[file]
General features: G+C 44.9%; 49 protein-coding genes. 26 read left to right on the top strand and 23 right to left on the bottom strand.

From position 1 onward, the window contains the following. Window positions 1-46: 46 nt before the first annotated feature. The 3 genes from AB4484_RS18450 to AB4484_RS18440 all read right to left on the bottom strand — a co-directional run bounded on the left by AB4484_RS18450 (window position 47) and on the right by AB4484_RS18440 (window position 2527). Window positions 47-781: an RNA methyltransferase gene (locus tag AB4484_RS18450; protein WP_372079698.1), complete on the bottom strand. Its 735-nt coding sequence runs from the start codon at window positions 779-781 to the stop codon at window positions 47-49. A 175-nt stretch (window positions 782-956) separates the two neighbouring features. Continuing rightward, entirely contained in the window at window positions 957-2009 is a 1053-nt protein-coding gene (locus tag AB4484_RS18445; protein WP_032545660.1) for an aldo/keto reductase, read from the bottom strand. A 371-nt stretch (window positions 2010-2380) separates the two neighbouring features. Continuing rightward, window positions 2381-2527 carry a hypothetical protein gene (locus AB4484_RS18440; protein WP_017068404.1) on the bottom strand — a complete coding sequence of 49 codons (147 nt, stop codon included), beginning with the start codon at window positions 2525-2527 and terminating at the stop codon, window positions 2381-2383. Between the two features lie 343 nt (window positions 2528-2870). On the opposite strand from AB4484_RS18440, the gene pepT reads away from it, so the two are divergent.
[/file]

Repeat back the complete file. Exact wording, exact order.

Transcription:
General features: G+C 44.9%; 49 protein-coding genes. 26 read left to right on the top strand and 23 right to left on the bottom strand.

From position 1 onward, the window contains the following. Window positions 1-46: 46 nt before the first annotated feature. The 3 genes from AB4484_RS18450 to AB4484_RS18440 all read right to left on the bottom strand — a co-directional run bounded on the left by AB4484_RS18450 (window position 47) and on the right by AB4484_RS18440 (window position 2527). Window positions 47-781: an RNA methyltransferase gene (locus tag AB4484_RS18450; protein WP_372079698.1), complete on the bottom strand. Its 735-nt coding sequence runs from the start codon at window positions 779-781 to the stop codon at window positions 47-49. A 175-nt stretch (window positions 782-956) separates the two neighbouring features. Continuing rightward, entirely contained in the window at window positions 957-2009 is a 1053-nt protein-coding gene (locus tag AB4484_RS18445; protein WP_032545660.1) for an aldo/keto reductase, read from the bottom strand. A 371-nt stretch (window positions 2010-2380) separates the two neighbouring features. Continuing rightward, window positions 2381-2527 carry a hypothetical protein gene (locus AB4484_RS18440; protein WP_017068404.1) on the bottom strand — a complete coding sequence of 49 codons (147 nt, stop codon included), beginning with the start codon at window positions 2525-2527 and terminating at the stop codon, window positions 2381-2383. Between the two features lie 343 nt (window positions 2528-2870). On the opposite strand from AB4484_RS18440, the gene pepT reads away from it, so the two are divergent.